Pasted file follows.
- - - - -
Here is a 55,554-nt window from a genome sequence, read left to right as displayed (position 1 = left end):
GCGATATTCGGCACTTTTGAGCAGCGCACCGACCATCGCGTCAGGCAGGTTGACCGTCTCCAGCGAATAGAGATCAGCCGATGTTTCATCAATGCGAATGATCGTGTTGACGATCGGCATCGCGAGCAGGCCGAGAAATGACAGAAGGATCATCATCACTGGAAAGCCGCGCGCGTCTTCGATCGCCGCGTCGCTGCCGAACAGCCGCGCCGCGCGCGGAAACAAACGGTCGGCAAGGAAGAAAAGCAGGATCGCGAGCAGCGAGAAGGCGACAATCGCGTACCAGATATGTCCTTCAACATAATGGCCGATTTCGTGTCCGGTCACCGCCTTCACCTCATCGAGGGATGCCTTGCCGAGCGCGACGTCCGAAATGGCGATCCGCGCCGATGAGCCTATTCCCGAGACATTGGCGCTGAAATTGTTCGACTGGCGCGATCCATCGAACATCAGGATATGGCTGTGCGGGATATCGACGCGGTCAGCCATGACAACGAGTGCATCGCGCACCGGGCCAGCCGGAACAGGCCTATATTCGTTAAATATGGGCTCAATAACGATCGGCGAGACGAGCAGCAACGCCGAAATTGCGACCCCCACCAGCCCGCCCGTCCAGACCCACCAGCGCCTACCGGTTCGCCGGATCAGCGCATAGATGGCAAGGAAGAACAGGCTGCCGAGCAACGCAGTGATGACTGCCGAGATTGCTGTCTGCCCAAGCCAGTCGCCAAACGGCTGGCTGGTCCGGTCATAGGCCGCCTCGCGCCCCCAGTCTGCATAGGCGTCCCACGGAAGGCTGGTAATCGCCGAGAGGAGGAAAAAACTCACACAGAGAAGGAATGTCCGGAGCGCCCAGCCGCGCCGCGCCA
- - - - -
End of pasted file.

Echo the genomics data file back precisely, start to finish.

Here is a 55,554-nt window from a genome sequence, read left to right as displayed (position 1 = left end):
GCGATATTCGGCACTTTTGAGCAGCGCACCGACCATCGCGTCAGGCAGGTTGACCGTCTCCAGCGAATAGAGATCAGCCGATGTTTCATCAATGCGAATGATCGTGTTGACGATCGGCATCGCGAGCAGGCCGAGAAATGACAGAAGGATCATCATCACTGGAAAGCCGCGCGCGTCTTCGATCGCCGCGTCGCTGCCGAACAGCCGCGCCGCGCGCGGAAACAAACGGTCGGCAAGGAAGAAAAGCAGGATCGCGAGCAGCGAGAAGGCGACAATCGCGTACCAGATATGTCCTTCAACATAATGGCCGATTTCGTGTCCGGTCACCGCCTTCACCTCATCGAGGGATGCCTTGCCGAGCGCGACGTCCGAAATGGCGATCCGCGCCGATGAGCCTATTCCCGAGACATTGGCGCTGAAATTGTTCGACTGGCGCGATCCATCGAACATCAGGATATGGCTGTGCGGGATATCGACGCGGTCAGCCATGACAACGAGTGCATCGCGCACCGGGCCAGCCGGAACAGGCCTATATTCGTTAAATATGGGCTCAATAACGATCGGCGAGACGAGCAGCAACGCCGAAATTGCGACCCCCACCAGCCCGCCCGTCCAGACCCACCAGCGCCTACCGGTTCGCCGGATCAGCGCATAGATGGCAAGGAAGAACAGGCTGCCGAGCAACGCAGTGATGACTGCCGAGATTGCTGTCTGCCCAAGCCAGTCGCCAAACGGCTGGCTGGTCCGGTCATAGGCCGCCTCGCGCCCCCAGTCTGCATAGGCGTCCCACGGAAGGCTGGTAATCGCCGAGAGGAGGAAAAAACTCACACAGAGAAGGAATGTCCGGAGCGCCCAGCCGCGCCGCGCCA